There may be many people in California who don’t know that the IRS only has so much time to collect taxes. The statute of limitations on collecting back taxes is 10 years. After that time, taxpayers are no longer liable for the taxes, but getting to the 10 year mark can be difficult.

Not only will it be detrimental to a taxpayer’s credit score to owe money to the IRS, but it can also open a taxpayer to aggressive collection efforts, especially as the tax debt reaches the 10 year mark. In addition, there are several circumstances in which that statute of limitations can be extended that taxpayers need to know about. There are several circumstances that can add time to the 10 year statute of limitations.

Things such as filing for bankruptcy, an Offer of Compromise, or any other kind of relief available to a taxpayer can add time. This is because the IRS’s ability to collect the tax debt is stopped during these times. In response to that, there are certain amounts of time allotted back to the IRS based on how long it takes these circumstances to be completed.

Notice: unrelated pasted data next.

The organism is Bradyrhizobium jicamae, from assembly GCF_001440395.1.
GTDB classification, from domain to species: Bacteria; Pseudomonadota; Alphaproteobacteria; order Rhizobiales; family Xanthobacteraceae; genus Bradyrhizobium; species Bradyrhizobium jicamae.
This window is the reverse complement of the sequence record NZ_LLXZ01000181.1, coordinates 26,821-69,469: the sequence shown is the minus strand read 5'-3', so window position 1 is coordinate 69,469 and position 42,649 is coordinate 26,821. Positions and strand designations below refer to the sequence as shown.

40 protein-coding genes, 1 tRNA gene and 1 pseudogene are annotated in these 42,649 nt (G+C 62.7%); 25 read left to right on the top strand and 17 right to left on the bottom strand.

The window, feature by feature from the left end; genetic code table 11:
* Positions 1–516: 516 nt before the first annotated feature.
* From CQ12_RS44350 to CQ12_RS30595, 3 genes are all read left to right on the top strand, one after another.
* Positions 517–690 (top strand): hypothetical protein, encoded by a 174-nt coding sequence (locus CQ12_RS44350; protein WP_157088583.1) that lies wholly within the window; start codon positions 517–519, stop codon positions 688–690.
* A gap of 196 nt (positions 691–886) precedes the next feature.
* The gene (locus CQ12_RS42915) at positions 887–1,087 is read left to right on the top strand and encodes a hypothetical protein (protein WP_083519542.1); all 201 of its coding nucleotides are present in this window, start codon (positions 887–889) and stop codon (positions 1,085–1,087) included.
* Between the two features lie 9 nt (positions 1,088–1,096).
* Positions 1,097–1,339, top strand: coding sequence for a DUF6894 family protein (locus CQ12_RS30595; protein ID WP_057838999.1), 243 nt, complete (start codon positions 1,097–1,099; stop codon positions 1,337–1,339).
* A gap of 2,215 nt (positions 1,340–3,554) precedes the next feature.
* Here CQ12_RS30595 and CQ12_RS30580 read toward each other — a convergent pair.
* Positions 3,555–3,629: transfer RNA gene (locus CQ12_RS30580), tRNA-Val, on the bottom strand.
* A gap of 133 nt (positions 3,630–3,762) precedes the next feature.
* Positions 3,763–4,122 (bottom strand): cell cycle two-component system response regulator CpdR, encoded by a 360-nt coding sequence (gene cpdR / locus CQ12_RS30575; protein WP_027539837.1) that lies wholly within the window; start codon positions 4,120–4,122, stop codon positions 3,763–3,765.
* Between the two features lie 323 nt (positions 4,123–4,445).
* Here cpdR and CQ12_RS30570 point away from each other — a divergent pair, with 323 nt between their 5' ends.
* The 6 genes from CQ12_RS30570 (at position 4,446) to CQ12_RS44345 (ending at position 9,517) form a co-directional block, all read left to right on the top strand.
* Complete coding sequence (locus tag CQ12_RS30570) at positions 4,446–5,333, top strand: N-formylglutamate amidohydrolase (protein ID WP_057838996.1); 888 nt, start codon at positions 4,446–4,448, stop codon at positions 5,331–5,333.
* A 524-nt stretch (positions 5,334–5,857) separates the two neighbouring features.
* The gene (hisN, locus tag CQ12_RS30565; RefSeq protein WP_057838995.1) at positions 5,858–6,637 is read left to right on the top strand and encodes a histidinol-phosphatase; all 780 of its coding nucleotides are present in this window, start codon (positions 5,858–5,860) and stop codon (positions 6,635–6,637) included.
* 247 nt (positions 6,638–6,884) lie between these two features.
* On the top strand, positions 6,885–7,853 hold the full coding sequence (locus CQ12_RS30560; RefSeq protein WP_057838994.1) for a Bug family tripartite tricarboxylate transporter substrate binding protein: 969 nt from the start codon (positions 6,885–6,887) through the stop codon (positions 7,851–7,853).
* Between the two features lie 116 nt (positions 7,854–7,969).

It is also possible for a taxpayer to waive the statute of limitations, but this must be done in writing. California taxpayers who receive notices from the IRS that they owe back taxes may benefit from understanding all of the options available to them. First and foremost, however, every taxpayer should be careful not to waive any of their rights without first understanding exactly what that could mean.

Source: wpmaitlandobserver.com, “IRS has only 10 years to collect tax debt,” Peter Pappas, June 12, 2013